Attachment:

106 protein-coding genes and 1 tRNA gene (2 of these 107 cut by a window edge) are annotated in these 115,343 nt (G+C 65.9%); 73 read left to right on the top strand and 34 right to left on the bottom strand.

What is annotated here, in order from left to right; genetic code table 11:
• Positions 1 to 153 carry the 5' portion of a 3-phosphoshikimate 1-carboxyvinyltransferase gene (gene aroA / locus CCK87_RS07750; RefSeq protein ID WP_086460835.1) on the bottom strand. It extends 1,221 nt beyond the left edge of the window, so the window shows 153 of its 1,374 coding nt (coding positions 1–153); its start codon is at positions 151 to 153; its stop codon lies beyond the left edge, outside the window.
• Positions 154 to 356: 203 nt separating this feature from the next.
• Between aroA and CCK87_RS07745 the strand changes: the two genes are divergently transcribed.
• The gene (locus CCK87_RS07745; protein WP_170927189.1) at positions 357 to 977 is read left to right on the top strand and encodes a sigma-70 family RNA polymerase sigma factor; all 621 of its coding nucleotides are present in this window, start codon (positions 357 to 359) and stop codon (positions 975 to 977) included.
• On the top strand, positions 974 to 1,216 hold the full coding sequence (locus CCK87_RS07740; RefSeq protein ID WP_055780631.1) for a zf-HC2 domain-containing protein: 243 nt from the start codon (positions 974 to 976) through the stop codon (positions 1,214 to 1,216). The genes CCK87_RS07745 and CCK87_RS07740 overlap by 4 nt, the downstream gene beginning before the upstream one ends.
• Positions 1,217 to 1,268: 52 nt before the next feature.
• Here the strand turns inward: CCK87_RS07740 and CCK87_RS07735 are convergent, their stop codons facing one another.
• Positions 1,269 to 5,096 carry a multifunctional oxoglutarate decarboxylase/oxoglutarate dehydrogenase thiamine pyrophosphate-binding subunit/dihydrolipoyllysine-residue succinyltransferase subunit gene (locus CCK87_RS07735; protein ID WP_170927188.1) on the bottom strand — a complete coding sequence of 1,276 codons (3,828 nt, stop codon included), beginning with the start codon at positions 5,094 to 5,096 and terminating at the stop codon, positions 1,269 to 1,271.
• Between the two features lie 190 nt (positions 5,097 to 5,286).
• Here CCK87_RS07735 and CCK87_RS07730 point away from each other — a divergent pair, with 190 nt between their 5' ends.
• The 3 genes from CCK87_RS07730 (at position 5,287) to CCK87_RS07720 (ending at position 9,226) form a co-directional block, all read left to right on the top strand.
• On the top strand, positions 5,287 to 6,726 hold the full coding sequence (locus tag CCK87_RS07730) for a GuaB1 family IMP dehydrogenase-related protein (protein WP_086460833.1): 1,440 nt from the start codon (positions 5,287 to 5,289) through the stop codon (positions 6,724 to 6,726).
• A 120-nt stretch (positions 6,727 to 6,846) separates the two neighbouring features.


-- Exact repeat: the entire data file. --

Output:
106 protein-coding genes and 1 tRNA gene (2 of these 107 cut by a window edge) are annotated in these 115,343 nt (G+C 65.9%); 73 read left to right on the top strand and 34 right to left on the bottom strand.

What is annotated here, in order from left to right; genetic code table 11:
• Positions 1 to 153 carry the 5' portion of a 3-phosphoshikimate 1-carboxyvinyltransferase gene (gene aroA / locus CCK87_RS07750; RefSeq protein ID WP_086460835.1) on the bottom strand. It extends 1,221 nt beyond the left edge of the window, so the window shows 153 of its 1,374 coding nt (coding positions 1–153); its start codon is at positions 151 to 153; its stop codon lies beyond the left edge, outside the window.
• Positions 154 to 356: 203 nt separating this feature from the next.
• Between aroA and CCK87_RS07745 the strand changes: the two genes are divergently transcribed.
• The gene (locus CCK87_RS07745; protein WP_170927189.1) at positions 357 to 977 is read left to right on the top strand and encodes a sigma-70 family RNA polymerase sigma factor; all 621 of its coding nucleotides are present in this window, start codon (positions 357 to 359) and stop codon (positions 975 to 977) included.
• On the top strand, positions 974 to 1,216 hold the full coding sequence (locus CCK87_RS07740; RefSeq protein ID WP_055780631.1) for a zf-HC2 domain-containing protein: 243 nt from the start codon (positions 974 to 976) through the stop codon (positions 1,214 to 1,216). The genes CCK87_RS07745 and CCK87_RS07740 overlap by 4 nt, the downstream gene beginning before the upstream one ends.
• Positions 1,217 to 1,268: 52 nt before the next feature.
• Here the strand turns inward: CCK87_RS07740 and CCK87_RS07735 are convergent, their stop codons facing one another.
• Positions 1,269 to 5,096 carry a multifunctional oxoglutarate decarboxylase/oxoglutarate dehydrogenase thiamine pyrophosphate-binding subunit/dihydrolipoyllysine-residue succinyltransferase subunit gene (locus CCK87_RS07735; protein ID WP_170927188.1) on the bottom strand — a complete coding sequence of 1,276 codons (3,828 nt, stop codon included), beginning with the start codon at positions 5,094 to 5,096 and terminating at the stop codon, positions 1,269 to 1,271.
• Between the two features lie 190 nt (positions 5,097 to 5,286).
• Here CCK87_RS07735 and CCK87_RS07730 point away from each other — a divergent pair, with 190 nt between their 5' ends.
• The 3 genes from CCK87_RS07730 (at position 5,287) to CCK87_RS07720 (ending at position 9,226) form a co-directional block, all read left to right on the top strand.
• On the top strand, positions 5,287 to 6,726 hold the full coding sequence (locus tag CCK87_RS07730) for a GuaB1 family IMP dehydrogenase-related protein (protein WP_086460833.1): 1,440 nt from the start codon (positions 5,287 to 5,289) through the stop codon (positions 6,724 to 6,726).
• A 120-nt stretch (positions 6,727 to 6,846) separates the two neighbouring features.